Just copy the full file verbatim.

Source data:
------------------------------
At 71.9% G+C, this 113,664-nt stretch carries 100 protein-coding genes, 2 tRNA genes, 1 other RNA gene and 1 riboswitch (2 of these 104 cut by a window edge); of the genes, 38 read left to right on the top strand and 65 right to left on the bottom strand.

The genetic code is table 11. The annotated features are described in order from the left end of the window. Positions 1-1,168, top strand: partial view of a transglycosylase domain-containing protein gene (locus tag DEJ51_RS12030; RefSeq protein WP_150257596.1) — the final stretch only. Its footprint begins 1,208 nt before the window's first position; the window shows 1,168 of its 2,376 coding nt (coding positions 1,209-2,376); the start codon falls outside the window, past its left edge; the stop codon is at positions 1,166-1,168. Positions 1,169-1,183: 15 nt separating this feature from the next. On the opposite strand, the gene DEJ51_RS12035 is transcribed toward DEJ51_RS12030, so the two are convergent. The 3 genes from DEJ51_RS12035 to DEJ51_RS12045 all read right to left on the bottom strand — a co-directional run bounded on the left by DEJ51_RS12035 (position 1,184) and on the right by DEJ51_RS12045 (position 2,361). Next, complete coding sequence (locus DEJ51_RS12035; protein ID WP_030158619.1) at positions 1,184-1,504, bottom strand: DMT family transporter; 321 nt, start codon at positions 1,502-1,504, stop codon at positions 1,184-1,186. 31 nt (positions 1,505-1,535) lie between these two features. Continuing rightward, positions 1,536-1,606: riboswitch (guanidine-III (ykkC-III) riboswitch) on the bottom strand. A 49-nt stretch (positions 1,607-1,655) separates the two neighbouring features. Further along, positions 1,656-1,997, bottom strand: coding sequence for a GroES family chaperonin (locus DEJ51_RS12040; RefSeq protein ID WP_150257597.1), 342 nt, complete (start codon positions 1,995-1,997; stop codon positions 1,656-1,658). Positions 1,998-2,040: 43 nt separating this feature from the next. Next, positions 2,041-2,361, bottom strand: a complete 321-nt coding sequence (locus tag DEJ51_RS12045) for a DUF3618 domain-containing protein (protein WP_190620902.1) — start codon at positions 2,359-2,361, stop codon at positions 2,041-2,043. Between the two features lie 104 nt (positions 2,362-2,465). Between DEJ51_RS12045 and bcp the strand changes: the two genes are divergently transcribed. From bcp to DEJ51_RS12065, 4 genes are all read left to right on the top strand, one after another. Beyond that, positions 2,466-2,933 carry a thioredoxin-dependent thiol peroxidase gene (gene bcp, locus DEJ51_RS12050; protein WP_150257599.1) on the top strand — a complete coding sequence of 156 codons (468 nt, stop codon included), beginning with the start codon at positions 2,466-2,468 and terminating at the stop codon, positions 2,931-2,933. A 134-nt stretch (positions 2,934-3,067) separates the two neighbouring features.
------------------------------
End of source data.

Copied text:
At 71.9% G+C, this 113,664-nt stretch carries 100 protein-coding genes, 2 tRNA genes, 1 other RNA gene and 1 riboswitch (2 of these 104 cut by a window edge); of the genes, 38 read left to right on the top strand and 65 right to left on the bottom strand.

The genetic code is table 11. The annotated features are described in order from the left end of the window. Positions 1-1,168, top strand: partial view of a transglycosylase domain-containing protein gene (locus tag DEJ51_RS12030; RefSeq protein WP_150257596.1) — the final stretch only. Its footprint begins 1,208 nt before the window's first position; the window shows 1,168 of its 2,376 coding nt (coding positions 1,209-2,376); the start codon falls outside the window, past its left edge; the stop codon is at positions 1,166-1,168. Positions 1,169-1,183: 15 nt separating this feature from the next. On the opposite strand, the gene DEJ51_RS12035 is transcribed toward DEJ51_RS12030, so the two are convergent. The 3 genes from DEJ51_RS12035 to DEJ51_RS12045 all read right to left on the bottom strand — a co-directional run bounded on the left by DEJ51_RS12035 (position 1,184) and on the right by DEJ51_RS12045 (position 2,361). Next, complete coding sequence (locus DEJ51_RS12035; protein ID WP_030158619.1) at positions 1,184-1,504, bottom strand: DMT family transporter; 321 nt, start codon at positions 1,502-1,504, stop codon at positions 1,184-1,186. 31 nt (positions 1,505-1,535) lie between these two features. Continuing rightward, positions 1,536-1,606: riboswitch (guanidine-III (ykkC-III) riboswitch) on the bottom strand. A 49-nt stretch (positions 1,607-1,655) separates the two neighbouring features. Further along, positions 1,656-1,997, bottom strand: coding sequence for a GroES family chaperonin (locus DEJ51_RS12040; RefSeq protein ID WP_150257597.1), 342 nt, complete (start codon positions 1,995-1,997; stop codon positions 1,656-1,658). Positions 1,998-2,040: 43 nt separating this feature from the next. Next, positions 2,041-2,361, bottom strand: a complete 321-nt coding sequence (locus tag DEJ51_RS12045) for a DUF3618 domain-containing protein (protein WP_190620902.1) — start codon at positions 2,359-2,361, stop codon at positions 2,041-2,043. Between the two features lie 104 nt (positions 2,362-2,465). Between DEJ51_RS12045 and bcp the strand changes: the two genes are divergently transcribed. From bcp to DEJ51_RS12065, 4 genes are all read left to right on the top strand, one after another. Beyond that, positions 2,466-2,933 carry a thioredoxin-dependent thiol peroxidase gene (gene bcp, locus DEJ51_RS12050; protein WP_150257599.1) on the top strand — a complete coding sequence of 156 codons (468 nt, stop codon included), beginning with the start codon at positions 2,466-2,468 and terminating at the stop codon, positions 2,931-2,933. A 134-nt stretch (positions 2,934-3,067) separates the two neighbouring features.